An outbreak at Australian National University (ANU) last month saw 12 percent—around 660—of the 5,500 students residing on campus contract COVID-19. The outbreak spiralled out of control after opening-week orientation events with students returning to campus from summer break.
Situated in the Australian Capital Territory (ACT), which hosts the nation’s capital Canberra, ANU is one of Australia’s largest universities. Many of its over 21,000 enrolled students travel from around the country and internationally to study at the institution, living in cramped student accommodation.
Over 200 cases had been recorded across 12 ANU residence halls over the weekend of February 19–20. By February 25, the number of positive cases had surged past 600. Throughout the outbreak, ANU management refused to give an accurate figure for the number of positive cases.
ANU Chief Operating Officer Paul Duldig said face-to-face classes would continue despite the outbreak. “We don’t see any reason why case numbers in the halls will impact on us being able to teach on campus. It would really be a much broader community concern to make us reconsider that,” he told the Australian Broadcasting Corporation (ABC).
After initially being moved to a dedicated quarantining facility on campus, COVID-positive students were required to self-isolate in their rooms. The university indicated that students in self-isolation would be provided with meals, medical and wellbeing support, and would attend classes online.
However, reports soon emerged that isolating students were struggling to get meals delivered and have their rubbish disposed of.
Third-year student Lily Hassett told the ABC during the outbreak that she was still at the residence hall and had to ask friends to bring her food. “I don't know where I’m supposed to be or what I’m supposed to be doing,” she said, adding, “Ever since I’ve tested positive I’ve tried calling the office, I’ve emailed them and got no response.”
Charlotte Carnes, a senior resident at ANU’s Wamburun Hall, told the Canberra Times there was confusion over the meal deliveries process at her self-catered hall. After being told isolating students had received dinner at the same time as lunch, Carnes received calls and texts from residents at dinner time asking when meals would be delivered.
The ANU Students Association reported that quarantining students struggled to find spaces in online classes and recording equipment in some classrooms was inadequate for studying remotely.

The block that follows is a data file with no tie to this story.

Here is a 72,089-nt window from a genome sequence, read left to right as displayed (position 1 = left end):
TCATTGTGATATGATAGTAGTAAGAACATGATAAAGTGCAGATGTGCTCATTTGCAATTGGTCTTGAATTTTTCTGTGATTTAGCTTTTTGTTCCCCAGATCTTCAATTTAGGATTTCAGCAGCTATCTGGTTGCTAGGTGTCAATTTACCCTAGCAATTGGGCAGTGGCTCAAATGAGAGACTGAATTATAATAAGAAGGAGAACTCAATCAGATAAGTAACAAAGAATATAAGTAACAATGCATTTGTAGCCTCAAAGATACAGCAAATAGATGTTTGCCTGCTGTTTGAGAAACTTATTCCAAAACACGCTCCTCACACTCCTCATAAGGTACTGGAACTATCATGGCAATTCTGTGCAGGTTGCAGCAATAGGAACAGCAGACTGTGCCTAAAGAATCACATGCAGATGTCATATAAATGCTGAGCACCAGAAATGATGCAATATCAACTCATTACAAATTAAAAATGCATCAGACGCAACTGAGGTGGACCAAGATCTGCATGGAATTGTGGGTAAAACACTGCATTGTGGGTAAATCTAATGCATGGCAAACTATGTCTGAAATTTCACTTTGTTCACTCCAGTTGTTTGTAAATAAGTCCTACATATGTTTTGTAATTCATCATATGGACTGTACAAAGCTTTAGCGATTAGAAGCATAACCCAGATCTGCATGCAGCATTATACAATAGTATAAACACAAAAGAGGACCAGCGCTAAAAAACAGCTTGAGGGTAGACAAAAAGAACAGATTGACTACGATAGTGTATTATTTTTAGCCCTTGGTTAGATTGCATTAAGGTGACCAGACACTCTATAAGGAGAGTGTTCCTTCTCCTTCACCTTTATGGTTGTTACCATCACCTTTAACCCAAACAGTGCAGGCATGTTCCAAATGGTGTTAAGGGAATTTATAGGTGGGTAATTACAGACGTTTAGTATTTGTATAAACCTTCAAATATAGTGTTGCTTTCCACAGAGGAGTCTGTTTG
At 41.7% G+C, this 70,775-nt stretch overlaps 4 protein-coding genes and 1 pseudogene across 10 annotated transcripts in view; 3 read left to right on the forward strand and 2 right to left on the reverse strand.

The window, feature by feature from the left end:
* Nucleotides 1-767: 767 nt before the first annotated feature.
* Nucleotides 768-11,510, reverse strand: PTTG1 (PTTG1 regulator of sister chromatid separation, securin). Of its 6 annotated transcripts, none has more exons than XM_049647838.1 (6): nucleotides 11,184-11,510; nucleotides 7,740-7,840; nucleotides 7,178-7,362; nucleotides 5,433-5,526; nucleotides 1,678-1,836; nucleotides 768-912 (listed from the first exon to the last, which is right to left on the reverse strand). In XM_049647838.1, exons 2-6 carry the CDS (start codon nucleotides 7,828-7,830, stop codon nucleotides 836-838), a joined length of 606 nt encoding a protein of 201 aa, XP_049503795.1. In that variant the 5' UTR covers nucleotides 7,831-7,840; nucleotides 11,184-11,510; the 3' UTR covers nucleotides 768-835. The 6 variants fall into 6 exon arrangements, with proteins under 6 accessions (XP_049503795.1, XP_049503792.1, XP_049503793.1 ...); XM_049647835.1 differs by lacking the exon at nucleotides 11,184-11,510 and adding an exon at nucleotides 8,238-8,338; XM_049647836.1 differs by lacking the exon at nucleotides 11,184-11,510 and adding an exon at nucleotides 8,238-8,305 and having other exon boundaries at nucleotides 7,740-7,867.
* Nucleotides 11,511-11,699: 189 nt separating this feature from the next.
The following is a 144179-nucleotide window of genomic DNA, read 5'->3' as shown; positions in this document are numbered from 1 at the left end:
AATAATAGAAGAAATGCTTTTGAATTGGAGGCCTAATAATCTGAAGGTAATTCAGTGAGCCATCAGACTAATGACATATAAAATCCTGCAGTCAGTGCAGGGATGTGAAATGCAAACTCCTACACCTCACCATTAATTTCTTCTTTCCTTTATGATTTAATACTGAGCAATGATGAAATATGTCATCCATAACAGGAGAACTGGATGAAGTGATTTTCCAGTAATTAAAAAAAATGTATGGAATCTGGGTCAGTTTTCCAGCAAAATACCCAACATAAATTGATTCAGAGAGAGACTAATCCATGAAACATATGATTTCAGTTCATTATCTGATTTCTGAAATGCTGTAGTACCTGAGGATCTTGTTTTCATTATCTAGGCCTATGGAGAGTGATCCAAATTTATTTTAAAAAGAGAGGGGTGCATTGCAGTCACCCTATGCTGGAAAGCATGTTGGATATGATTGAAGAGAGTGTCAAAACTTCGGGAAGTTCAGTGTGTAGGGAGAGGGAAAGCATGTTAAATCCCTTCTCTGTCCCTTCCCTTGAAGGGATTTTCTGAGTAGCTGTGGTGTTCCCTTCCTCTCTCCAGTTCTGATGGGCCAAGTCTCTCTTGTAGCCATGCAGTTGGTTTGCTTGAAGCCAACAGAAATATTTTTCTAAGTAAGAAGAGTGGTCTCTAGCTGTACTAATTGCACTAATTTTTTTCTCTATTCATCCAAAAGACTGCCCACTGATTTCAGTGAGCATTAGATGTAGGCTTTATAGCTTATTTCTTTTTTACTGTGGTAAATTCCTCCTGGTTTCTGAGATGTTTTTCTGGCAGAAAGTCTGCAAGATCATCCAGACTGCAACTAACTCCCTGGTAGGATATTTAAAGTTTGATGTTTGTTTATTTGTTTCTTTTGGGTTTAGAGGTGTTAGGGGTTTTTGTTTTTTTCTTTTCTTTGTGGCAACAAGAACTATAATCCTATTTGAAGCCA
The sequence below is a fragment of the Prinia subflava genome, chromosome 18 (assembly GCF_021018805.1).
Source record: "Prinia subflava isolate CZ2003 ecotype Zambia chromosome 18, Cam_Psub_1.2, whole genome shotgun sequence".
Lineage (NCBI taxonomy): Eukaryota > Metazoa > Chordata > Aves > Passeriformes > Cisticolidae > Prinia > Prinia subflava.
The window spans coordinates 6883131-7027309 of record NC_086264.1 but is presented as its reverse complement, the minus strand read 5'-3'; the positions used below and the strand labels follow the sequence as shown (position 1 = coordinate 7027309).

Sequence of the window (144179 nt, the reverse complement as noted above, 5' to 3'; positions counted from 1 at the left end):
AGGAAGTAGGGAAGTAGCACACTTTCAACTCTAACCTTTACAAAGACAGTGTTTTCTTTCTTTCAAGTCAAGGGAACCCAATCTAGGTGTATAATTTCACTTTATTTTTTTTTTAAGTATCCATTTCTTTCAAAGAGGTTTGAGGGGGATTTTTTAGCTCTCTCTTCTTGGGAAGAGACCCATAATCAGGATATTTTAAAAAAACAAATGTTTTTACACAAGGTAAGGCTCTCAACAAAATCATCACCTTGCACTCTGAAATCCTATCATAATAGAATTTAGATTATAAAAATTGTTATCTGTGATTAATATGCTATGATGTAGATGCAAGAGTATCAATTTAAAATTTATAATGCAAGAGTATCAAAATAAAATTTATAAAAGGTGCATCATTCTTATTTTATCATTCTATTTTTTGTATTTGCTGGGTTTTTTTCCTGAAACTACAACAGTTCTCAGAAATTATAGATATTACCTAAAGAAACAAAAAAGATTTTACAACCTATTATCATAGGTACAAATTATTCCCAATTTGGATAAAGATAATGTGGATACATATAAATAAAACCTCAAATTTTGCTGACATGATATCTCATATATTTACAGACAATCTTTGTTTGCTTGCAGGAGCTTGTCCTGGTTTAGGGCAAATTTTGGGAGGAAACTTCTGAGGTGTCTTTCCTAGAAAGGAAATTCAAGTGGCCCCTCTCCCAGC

Students, academics and other members of the community have come out on social media to express their anger at the outbreak at ANU.
Twitter user @telesoritas tweeted that classes were continuing “Because we have to learn to ‘live’ with covid; which means spreading illness and death.”
On February 21, Professor Meghan Miller, ANU Research School of Earth Sciences, tweeted: “Day 1 of our academic year and less than a week since new incoming students arrived on campus: Over 200 COVID cases linked to outbreak in ANU residential halls. So many things I could say…”
Dr. Katie Freund, an education researcher at ANU, wrote on Twitter: “Is the ‘vibrant on campus experience’ worth the health of the #ourANU community? It’s only Day 2 of semester! We are not meeting our duty of care for students.”
Echoing these sentiments, @gary_williams tweeted “Look folks––sure 200+ students at ANU have COVID following orientation week, and are now isolating in one of the colleges (reported in The Australian). However, what’s important is the campus is/was VIBRANT! That is what is essential––vibrancy and profit, before health.”
Another Twitter user, @JonesHowdareyou, said that her “Granddaughter is at ANU, triple vaxed and now has Covid for the 2nd time in 6 weeks.”
Scientist and former teacher Dr. Henry Madison tweeted: “On top of the total radio silence on actual details of Covid in schools, is the vacuum of reporting on what’s happening on university campuses right now, with infection. Particularly residential colleges.” In response, Twitter user @JaniceB72627796 wrote: “Other unis management are ruthlessly directing older academics back to the campus with threats of breach of contract if they don't return. Even those with health issues. Shocking. NTEU [National Tertiary Education Union] is in on it too. Set it up so any opposition is shut down. Many academics frightened of covid.”